Guest Post By Zach Tofias
Director, Sustainable Communities Initiative
C40 Cities Climate Leadership Group
Momentum is gathering towards the Rio+20 Conference on Sustainable Development in June. With its theme “the future we want”, the global event aims to reset the agenda on how to achieve economic growth while preserving our environment for the benefit of future generations.
Anyone interested in defining this future — our future — should take note of cities.
Cities are home to half the world’s population and are growing rapidly; they are where we must find a way to live sustainably. The infrastructure investments we make today are critical as they have the potential to lock into place, for decades to come, innovative and intelligent patterns of construction, transportation, land use, and energy generation and consumption.
That is why the C40 Cities Climate Leadership Group (C40), a group of the world’s largest cities dedicated to addressing global climate change, convened two events in Melbourne, Australia this week — the Climate Positive Learning Program and the C40 Workshop hosted by the City of Melbourne on Sustainable Communities: Collaborating, Planning, Delivering — to advance solutions in large-scale urban development across a wide variety of local conditions. As an outcome of these gatherings, C40 has launched today the Sustainable Urban Development network of cities, led by the City of Melbourne, to strengthen how local government practitioners work together to make sustainable communities possible in cities around the world
As centers of innovation and engines of growth, cities are increasingly showing the way forward. Imagine an urban community that functions as a carbon sink rather than a carbon source. Think of the possibilities of a city district whose energy systems use waste as a resource, or whose highly efficient schools, offices and homes are able to heat and cool themselves with minimal energy. These are not dreams, nor even mere plans on paper, but are tangible examples of real projects underway in cities around the world. They are the result of strong leadership by individual project developers and city governments, as well as a growing trend in which these stakeholders collaborate through networks that foster knowledge-sharing on everything from policies to technologies.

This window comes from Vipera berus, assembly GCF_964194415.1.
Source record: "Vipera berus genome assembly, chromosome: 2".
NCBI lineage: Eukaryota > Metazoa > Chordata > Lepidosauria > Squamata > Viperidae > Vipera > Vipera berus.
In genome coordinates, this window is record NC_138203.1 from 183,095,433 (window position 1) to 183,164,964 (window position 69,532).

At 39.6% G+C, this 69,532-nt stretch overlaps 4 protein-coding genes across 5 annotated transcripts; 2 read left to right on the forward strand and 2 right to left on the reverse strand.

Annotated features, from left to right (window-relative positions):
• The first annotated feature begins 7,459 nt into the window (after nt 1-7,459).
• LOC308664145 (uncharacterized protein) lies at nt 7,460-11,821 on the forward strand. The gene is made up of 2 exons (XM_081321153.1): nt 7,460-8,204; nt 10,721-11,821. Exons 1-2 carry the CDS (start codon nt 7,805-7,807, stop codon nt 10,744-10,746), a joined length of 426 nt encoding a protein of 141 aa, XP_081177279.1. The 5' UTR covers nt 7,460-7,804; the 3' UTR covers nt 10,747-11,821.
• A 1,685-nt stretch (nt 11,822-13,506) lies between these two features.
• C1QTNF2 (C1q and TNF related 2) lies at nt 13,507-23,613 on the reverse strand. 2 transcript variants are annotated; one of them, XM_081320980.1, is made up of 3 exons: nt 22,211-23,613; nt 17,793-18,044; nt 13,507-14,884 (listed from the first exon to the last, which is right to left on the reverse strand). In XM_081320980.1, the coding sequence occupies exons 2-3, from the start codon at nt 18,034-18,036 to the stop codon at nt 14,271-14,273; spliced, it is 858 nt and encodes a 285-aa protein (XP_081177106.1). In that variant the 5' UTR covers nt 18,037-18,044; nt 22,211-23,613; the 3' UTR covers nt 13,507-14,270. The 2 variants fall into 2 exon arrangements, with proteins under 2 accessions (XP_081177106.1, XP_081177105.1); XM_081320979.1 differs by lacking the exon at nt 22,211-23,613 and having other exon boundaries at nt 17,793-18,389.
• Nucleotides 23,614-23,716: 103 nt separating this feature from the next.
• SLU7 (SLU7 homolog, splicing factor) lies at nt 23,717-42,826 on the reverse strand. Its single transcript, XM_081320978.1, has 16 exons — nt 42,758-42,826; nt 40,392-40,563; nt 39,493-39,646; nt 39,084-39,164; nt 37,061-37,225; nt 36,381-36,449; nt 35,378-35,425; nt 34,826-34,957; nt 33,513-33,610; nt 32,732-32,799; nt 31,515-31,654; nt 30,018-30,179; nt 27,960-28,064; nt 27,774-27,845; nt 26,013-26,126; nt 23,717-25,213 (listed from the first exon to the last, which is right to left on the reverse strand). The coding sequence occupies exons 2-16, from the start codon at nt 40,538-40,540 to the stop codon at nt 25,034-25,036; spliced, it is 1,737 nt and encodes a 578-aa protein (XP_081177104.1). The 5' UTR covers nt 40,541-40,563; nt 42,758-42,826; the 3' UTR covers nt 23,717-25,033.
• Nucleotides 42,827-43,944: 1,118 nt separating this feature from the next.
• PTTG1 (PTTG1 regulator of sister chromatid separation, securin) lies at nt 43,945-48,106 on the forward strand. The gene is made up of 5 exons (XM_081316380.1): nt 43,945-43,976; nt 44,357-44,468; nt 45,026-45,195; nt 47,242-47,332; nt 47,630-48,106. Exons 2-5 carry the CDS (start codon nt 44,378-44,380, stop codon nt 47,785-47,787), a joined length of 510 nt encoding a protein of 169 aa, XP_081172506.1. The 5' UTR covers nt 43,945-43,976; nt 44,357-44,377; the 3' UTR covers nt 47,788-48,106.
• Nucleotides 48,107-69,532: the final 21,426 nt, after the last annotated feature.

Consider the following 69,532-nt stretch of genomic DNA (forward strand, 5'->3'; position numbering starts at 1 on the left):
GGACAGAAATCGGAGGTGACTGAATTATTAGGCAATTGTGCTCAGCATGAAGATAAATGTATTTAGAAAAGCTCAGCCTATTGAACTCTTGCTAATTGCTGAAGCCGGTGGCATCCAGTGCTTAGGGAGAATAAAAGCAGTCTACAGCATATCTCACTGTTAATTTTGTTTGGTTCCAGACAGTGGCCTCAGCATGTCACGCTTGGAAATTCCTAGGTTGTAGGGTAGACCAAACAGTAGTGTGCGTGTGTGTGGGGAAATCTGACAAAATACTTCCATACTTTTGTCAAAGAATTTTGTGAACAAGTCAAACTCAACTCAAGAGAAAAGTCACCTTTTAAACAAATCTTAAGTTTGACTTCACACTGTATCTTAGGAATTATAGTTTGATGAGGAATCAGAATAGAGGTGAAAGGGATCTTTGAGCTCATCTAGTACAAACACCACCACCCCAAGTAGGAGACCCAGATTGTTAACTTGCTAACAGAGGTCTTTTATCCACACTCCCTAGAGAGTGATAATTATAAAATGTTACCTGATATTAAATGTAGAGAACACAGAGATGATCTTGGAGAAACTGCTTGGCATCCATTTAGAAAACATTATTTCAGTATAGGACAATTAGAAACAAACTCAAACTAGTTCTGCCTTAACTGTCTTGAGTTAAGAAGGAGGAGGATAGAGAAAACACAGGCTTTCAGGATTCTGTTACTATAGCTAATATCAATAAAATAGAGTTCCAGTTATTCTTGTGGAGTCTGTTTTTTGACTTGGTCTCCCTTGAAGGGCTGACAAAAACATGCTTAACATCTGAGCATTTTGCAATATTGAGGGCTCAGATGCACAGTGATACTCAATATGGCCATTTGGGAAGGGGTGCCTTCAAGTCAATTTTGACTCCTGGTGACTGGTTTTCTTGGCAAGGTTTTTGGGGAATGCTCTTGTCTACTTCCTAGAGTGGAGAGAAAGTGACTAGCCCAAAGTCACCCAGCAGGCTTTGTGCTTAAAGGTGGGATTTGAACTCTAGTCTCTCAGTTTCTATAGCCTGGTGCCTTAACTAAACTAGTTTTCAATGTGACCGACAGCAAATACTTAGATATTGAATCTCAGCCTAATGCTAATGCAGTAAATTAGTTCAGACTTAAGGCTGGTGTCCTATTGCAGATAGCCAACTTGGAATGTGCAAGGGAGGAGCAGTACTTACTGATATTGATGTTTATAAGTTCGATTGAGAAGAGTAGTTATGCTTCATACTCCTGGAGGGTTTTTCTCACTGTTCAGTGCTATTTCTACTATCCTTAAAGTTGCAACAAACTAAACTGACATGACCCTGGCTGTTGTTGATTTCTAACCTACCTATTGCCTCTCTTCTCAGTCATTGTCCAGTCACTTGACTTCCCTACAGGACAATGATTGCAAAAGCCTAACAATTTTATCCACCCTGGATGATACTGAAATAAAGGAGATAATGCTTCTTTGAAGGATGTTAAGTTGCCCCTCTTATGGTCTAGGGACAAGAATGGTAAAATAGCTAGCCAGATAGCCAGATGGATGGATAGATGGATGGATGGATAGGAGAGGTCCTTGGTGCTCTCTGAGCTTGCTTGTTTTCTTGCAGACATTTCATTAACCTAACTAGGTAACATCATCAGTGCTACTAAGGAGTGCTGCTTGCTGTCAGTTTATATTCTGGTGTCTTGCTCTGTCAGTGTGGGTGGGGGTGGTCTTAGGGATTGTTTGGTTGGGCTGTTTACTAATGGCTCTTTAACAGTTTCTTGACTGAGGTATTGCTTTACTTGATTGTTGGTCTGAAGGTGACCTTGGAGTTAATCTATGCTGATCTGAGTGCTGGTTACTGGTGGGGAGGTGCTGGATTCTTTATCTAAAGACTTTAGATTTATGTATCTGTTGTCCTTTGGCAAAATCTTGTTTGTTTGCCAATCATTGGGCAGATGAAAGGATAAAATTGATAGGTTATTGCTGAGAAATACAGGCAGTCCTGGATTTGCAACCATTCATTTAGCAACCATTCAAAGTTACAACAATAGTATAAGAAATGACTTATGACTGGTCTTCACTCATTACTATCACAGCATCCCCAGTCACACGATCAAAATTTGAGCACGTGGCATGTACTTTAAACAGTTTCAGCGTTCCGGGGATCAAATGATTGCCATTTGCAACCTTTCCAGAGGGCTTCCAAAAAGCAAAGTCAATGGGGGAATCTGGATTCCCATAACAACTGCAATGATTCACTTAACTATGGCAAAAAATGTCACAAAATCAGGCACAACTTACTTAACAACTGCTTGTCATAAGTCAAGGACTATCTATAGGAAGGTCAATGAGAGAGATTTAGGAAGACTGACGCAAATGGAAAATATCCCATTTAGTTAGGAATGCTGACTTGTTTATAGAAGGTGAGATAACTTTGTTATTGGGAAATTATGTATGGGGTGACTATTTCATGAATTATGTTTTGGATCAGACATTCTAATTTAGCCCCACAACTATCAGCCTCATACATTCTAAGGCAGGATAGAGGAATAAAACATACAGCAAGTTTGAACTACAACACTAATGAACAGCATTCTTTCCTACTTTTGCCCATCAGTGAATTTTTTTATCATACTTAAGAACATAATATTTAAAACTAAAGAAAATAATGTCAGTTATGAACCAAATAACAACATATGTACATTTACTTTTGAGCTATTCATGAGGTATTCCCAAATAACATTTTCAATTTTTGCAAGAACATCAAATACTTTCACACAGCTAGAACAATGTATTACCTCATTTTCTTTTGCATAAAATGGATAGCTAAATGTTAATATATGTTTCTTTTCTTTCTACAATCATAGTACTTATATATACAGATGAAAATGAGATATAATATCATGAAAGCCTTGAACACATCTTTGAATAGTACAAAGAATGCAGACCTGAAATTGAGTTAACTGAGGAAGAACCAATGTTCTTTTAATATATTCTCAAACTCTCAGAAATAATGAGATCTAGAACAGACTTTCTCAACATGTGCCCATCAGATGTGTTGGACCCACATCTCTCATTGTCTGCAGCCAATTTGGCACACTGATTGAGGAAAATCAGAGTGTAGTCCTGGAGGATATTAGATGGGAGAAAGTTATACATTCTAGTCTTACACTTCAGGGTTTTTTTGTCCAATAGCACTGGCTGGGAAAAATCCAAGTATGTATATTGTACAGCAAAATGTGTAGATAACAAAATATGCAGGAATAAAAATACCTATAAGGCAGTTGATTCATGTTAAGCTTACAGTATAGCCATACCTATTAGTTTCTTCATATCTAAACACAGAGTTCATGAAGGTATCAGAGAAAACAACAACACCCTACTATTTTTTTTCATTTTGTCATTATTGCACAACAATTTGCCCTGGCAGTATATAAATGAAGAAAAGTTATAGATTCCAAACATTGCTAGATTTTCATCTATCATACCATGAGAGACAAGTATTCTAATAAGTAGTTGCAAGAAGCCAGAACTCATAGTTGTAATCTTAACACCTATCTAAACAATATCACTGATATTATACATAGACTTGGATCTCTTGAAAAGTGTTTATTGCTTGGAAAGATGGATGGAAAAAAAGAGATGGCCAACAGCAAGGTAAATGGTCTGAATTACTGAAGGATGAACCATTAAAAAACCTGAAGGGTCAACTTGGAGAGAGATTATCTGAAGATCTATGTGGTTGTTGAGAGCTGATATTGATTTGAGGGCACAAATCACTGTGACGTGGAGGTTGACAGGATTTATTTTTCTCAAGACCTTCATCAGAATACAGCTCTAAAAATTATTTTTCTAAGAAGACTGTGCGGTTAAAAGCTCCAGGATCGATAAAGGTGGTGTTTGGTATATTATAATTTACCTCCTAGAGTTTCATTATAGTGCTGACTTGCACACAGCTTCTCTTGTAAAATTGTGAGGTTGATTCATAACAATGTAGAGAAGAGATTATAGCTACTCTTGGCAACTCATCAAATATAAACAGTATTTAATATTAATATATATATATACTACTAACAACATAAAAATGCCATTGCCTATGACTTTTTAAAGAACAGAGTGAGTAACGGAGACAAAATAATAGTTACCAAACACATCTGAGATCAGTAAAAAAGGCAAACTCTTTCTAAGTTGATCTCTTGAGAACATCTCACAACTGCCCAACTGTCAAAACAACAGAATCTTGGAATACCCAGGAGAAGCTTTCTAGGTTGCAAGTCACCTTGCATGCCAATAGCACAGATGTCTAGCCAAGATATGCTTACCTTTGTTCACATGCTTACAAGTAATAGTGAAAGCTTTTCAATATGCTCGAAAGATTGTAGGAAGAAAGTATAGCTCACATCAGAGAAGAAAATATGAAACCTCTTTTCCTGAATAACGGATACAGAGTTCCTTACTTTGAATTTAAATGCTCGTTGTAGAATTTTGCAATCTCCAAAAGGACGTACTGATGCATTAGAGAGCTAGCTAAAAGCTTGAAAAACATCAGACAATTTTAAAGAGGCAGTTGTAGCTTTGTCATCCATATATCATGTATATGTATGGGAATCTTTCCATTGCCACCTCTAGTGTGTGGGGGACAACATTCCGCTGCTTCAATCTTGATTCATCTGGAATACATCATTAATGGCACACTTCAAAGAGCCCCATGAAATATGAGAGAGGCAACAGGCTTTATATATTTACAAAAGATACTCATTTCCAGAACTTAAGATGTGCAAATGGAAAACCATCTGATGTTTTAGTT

The C40 Climate Positive Development Program, in partnership with the Clinton Climate Initiative and the US Green Building Council is a powerful example of such a network. Launched by President Clinton in 2009, the program brings together a set of large-scale urban development projects from around the world to serve as laboratories for cities seeking to grow in ways that are both environmentally sustainable and economically viable. Since then, the program has strengthened and expanded, recently welcoming three new projects — ProjectZero, in Sonderborg, Denmark; Odebrecht’s BMX development in Sao Paulo, Brazil; and OHSU’s South Waterfront and Rose Quarter EcoDistricts in Portland, Oregon, USA – bringing the total number of Climate Positive projects to 18.
In joining the Climate Positive Development program, project developers commit to the extremely ambitious goal of surpassing net-zero emissions by striving to reduce on-site emissions as far as possible, and offsetting the remaining emissions through direct actions that abate greenhouse gases in the surrounding community. Together, these projects will directly reduce the carbon footprint of nearly one million people. Indirectly, they will benefit many times that number, by informing specific district-scale planning, policy, and program efforts in C40 cities around the world.
The two events happening in Melbourne this week and the city-to-city Sustainable Urban Development network we have launched, are a case in point. They represent an exciting trend of urban leadership and cooperation that is highly relevant as we build toward Rio+20 and beyond. The Climate Positive projects will be in direct dialogue with a nascent network of C40 City policymakers from more than 20 cities in developed and developing countries who increasingly recognize the value of district-scale solutions in creating jobs, reducing greenhouse gas emissions, and addressing climate impacts.
The approaches being shared in Melbourne this week represent a paradigm shift. Policymakers are coming together with real estate developers in new ways, and utility providers are thinking differently and offering solutions that actually reduce energy demand. They represent sustainable development in practice, showing how urban communities grow intelligently: incubating new ideas on a local level and sharing the good ones far and wide. In so doing the urban leaders gathered here are uniquely and powerfully showing the world the future we want.
As the C40 continues our own march toward Rio, we welcome your thoughts and comments on the role cities are and can play in confronting the challenges posed by global climate change. Share your thoughts with us on Twitter @C40Cities.